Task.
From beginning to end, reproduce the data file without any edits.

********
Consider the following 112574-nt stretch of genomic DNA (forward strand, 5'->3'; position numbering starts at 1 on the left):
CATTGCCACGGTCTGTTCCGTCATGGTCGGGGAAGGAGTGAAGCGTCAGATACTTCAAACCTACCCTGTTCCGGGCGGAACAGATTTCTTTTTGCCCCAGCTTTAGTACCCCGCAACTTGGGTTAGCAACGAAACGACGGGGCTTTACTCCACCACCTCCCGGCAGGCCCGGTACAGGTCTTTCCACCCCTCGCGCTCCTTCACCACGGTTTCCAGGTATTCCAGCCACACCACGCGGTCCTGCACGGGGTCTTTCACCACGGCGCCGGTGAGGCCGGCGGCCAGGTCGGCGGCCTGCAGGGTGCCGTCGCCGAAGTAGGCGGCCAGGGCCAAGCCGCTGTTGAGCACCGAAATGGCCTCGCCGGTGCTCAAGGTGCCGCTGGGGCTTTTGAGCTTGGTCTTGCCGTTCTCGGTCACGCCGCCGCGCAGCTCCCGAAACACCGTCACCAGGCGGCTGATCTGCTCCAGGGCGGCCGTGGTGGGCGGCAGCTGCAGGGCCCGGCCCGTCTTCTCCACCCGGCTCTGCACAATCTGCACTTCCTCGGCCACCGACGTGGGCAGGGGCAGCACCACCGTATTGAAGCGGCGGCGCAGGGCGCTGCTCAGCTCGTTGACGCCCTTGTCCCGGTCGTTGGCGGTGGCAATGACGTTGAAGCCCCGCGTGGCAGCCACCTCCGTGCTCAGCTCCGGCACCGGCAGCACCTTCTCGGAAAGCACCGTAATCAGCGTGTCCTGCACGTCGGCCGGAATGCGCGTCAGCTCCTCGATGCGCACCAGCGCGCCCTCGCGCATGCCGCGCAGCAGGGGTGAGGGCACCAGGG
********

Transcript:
Consider the following 112574-nt stretch of genomic DNA (forward strand, 5'->3'; position numbering starts at 1 on the left):
CATTGCCACGGTCTGTTCCGTCATGGTCGGGGAAGGAGTGAAGCGTCAGATACTTCAAACCTACCCTGTTCCGGGCGGAACAGATTTCTTTTTGCCCCAGCTTTAGTACCCCGCAACTTGGGTTAGCAACGAAACGACGGGGCTTTACTCCACCACCTCCCGGCAGGCCCGGTACAGGTCTTTCCACCCCTCGCGCTCCTTCACCACGGTTTCCAGGTATTCCAGCCACACCACGCGGTCCTGCACGGGGTCTTTCACCACGGCGCCGGTGAGGCCGGCGGCCAGGTCGGCGGCCTGCAGGGTGCCGTCGCCGAAGTAGGCGGCCAGGGCCAAGCCGCTGTTGAGCACCGAAATGGCCTCGCCGGTGCTCAAGGTGCCGCTGGGGCTTTTGAGCTTGGTCTTGCCGTTCTCGGTCACGCCGCCGCGCAGCTCCCGAAACACCGTCACCAGGCGGCTGATCTGCTCCAGGGCGGCCGTGGTGGGCGGCAGCTGCAGGGCCCGGCCCGTCTTCTCCACCCGGCTCTGCACAATCTGCACTTCCTCGGCCACCGACGTGGGCAGGGGCAGCACCACCGTATTGAAGCGGCGGCGCAGGGCGCTGCTCAGCTCGTTGACGCCCTTGTCCCGGTCGTTGGCGGTGGCAATGACGTTGAAGCCCCGCGTGGCAGCCACCTCCGTGCTCAGCTCCGGCACCGGCAGCACCTTCTCGGAAAGCACCGTAATCAGCGTGTCCTGCACGTCGGCCGGAATGCGCGTCAGCTCCTCGATGCGCACCAGCGCGCCCTCGCGCATGCCGCGCAGCAGGGGTGAGGGCACCAGGG